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HOME  > Past issues  > 2015 July 22 - 28  > Science Council criticizes gov’t policy to abolish humanities departments
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2015 July 22 - 28 [SOCIAL ISSUES]

Science Council criticizes gov’t policy to abolish humanities departments

July 24, 2015
The Science Council of Japan (SCJ), the representative organization of Japanese scholars and scientists in all fields of sciences, has expressed opposition to the government directive to abolish humanities departments in state-funded universities.

SCJ President Onishi Takashi on July 23 held a press conference and published a statement in the name of the SCJ Executive Board, criticizing the June notice of the education ministry instructing all national university corporations and other higher educational institutions to abolish or reorganize undergraduate departments and graduate schools responsible for education in the humanities and social sciences.

The SCJ claims that the ministerial notice disparaging the humanities and social sciences “may result in higher education in Japan losing its breadth and depth”.

The statement points out that “there is a need for the natural sciences and the humanities and social sciences to work closely together in order to produce a more comprehensive knowledge base that can respond to the various challenges” facing society.

The statement says that some societal demands can be effectively met by setting concrete goals and outcomes. However, it goes on to say, “[T]here are other types of social demands, more latent, which should be met by universities; the university needs to articulate knowledge that is based on a long-term perspective, bolster diversity, and nurture the foundation on which creativity can flourish.”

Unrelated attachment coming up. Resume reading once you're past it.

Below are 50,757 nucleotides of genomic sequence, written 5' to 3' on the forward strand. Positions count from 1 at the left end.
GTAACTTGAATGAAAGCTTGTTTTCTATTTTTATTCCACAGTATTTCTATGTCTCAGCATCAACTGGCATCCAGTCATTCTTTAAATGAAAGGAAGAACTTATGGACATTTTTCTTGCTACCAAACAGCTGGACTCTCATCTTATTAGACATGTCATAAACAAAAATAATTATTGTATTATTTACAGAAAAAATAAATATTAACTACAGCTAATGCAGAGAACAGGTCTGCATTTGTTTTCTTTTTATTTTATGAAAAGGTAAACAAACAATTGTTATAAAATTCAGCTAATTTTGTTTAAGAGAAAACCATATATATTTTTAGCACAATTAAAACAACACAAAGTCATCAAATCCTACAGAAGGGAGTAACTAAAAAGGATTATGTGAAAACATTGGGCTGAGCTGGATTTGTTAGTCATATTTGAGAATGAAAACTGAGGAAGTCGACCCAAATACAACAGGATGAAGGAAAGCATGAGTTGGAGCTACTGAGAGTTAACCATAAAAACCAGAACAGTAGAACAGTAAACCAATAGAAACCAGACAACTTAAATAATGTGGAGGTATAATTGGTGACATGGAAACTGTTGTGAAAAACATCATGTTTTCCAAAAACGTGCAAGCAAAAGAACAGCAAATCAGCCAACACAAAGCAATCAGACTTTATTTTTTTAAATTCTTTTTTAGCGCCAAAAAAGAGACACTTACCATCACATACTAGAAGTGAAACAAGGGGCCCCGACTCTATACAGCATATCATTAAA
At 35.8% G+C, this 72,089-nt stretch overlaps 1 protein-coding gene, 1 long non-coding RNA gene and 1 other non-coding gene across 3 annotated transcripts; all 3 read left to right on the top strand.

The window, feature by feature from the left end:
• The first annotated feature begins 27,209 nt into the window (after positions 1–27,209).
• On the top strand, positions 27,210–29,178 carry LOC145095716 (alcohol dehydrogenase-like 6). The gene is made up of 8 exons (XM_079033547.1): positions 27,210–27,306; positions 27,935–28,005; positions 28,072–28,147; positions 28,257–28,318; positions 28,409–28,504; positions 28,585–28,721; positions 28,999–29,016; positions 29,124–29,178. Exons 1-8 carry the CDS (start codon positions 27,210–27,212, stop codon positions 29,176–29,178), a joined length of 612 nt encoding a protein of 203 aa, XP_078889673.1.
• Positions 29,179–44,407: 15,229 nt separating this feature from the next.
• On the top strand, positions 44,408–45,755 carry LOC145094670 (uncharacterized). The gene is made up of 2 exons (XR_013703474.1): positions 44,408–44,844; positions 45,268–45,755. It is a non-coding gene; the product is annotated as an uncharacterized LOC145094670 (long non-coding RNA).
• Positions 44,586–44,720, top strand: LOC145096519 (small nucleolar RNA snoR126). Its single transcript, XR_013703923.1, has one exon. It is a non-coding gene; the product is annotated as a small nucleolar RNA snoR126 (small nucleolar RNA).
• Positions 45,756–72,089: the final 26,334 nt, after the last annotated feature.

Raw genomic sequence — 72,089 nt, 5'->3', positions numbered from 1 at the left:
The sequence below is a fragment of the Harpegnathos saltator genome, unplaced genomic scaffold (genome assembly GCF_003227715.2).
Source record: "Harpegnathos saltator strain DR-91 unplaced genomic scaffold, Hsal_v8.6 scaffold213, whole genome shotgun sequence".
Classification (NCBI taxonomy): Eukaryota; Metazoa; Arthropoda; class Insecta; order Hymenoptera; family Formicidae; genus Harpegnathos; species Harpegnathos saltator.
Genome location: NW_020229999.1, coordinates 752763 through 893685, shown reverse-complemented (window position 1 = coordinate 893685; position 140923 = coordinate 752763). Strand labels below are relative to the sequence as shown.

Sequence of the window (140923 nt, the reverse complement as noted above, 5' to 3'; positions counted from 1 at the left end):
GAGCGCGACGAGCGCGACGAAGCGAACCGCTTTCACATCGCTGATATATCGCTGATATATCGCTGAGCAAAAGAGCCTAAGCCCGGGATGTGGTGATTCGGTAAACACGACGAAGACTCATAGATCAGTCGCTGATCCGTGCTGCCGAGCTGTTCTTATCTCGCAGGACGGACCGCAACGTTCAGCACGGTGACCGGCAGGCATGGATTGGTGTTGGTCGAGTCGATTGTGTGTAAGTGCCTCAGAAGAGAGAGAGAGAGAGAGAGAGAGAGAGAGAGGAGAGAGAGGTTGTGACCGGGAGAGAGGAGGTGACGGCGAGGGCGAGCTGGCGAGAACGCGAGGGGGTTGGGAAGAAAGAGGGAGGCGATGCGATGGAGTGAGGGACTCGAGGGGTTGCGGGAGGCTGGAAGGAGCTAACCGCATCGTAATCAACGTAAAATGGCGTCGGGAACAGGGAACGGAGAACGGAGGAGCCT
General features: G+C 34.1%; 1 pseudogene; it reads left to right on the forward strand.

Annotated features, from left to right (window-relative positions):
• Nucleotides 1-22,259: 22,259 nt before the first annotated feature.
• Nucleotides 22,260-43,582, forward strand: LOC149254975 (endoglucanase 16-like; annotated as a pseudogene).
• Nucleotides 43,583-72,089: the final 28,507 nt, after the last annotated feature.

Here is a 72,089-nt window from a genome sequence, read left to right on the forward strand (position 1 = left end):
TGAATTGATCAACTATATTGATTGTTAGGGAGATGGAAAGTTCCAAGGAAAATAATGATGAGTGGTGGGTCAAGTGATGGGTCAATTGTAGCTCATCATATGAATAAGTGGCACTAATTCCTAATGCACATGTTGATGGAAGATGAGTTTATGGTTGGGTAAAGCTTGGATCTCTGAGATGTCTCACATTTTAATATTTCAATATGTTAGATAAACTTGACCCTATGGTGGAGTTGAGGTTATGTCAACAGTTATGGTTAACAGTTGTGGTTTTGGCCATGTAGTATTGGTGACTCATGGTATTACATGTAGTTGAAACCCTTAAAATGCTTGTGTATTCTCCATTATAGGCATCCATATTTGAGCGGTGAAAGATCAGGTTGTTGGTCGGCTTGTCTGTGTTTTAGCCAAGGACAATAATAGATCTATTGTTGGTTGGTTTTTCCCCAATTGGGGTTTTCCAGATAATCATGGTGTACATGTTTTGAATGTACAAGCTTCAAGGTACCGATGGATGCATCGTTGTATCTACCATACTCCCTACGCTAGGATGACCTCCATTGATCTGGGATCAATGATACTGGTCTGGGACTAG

Regarding “global human resources”, the statement points out that they should not be limited to “talent equipped with global competitiveness but also include such talent that can engage with and contribute to the global community while cherishing cultural diversity”.

It stresses the importance of having “a good sense of judgement” and of thinking “critically” based on an in-depth and comprehensive understanding of the society, culture and history of Japan and other countries.

Past related articles:
> Education Ministry instructs national universities to reduce humanities and social science courses [June 10, 2015]
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